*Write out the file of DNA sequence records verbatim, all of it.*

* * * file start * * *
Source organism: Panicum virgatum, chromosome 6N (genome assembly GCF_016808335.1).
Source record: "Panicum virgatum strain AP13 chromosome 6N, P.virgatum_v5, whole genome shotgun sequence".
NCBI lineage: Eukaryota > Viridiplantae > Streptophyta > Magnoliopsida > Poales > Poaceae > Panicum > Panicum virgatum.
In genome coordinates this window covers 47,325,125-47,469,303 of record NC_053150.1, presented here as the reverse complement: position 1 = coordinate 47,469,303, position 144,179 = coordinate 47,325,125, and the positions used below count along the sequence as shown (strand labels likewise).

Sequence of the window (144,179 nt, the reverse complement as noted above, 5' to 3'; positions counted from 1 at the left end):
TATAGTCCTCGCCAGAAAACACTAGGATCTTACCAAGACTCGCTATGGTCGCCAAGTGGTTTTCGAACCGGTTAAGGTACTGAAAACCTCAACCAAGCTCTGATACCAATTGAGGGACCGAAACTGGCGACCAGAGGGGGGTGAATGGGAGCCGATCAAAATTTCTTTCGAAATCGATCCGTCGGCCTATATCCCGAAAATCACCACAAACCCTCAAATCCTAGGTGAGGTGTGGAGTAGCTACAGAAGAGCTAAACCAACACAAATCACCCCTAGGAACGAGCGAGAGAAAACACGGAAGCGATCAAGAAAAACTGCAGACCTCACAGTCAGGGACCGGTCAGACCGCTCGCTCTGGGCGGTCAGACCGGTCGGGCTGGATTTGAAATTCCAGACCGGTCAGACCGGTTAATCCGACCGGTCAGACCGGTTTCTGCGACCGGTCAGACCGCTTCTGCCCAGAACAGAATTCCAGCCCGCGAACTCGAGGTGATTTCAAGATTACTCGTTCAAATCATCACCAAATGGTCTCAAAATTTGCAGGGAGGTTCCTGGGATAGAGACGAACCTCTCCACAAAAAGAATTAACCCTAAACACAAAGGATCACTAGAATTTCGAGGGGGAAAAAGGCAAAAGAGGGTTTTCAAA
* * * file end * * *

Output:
Source organism: Panicum virgatum, chromosome 6N (genome assembly GCF_016808335.1).
Source record: "Panicum virgatum strain AP13 chromosome 6N, P.virgatum_v5, whole genome shotgun sequence".
NCBI lineage: Eukaryota > Viridiplantae > Streptophyta > Magnoliopsida > Poales > Poaceae > Panicum > Panicum virgatum.
In genome coordinates this window covers 47,325,125-47,469,303 of record NC_053150.1, presented here as the reverse complement: position 1 = coordinate 47,469,303, position 144,179 = coordinate 47,325,125, and the positions used below count along the sequence as shown (strand labels likewise).

Sequence of the window (144,179 nt, the reverse complement as noted above, 5' to 3'; positions counted from 1 at the left end):
TATAGTCCTCGCCAGAAAACACTAGGATCTTACCAAGACTCGCTATGGTCGCCAAGTGGTTTTCGAACCGGTTAAGGTACTGAAAACCTCAACCAAGCTCTGATACCAATTGAGGGACCGAAACTGGCGACCAGAGGGGGGTGAATGGGAGCCGATCAAAATTTCTTTCGAAATCGATCCGTCGGCCTATATCCCGAAAATCACCACAAACCCTCAAATCCTAGGTGAGGTGTGGAGTAGCTACAGAAGAGCTAAACCAACACAAATCACCCCTAGGAACGAGCGAGAGAAAACACGGAAGCGATCAAGAAAAACTGCAGACCTCACAGTCAGGGACCGGTCAGACCGCTCGCTCTGGGCGGTCAGACCGGTCGGGCTGGATTTGAAATTCCAGACCGGTCAGACCGGTTAATCCGACCGGTCAGACCGGTTTCTGCGACCGGTCAGACCGCTTCTGCCCAGAACAGAATTCCAGCCCGCGAACTCGAGGTGATTTCAAGATTACTCGTTCAAATCATCACCAAATGGTCTCAAAATTTGCAGGGAGGTTCCTGGGATAGAGACGAACCTCTCCACAAAAAGAATTAACCCTAAACACAAAGGATCACTAGAATTTCGAGGGGGAAAAAGGCAAAAGAGGGTTTTCAAA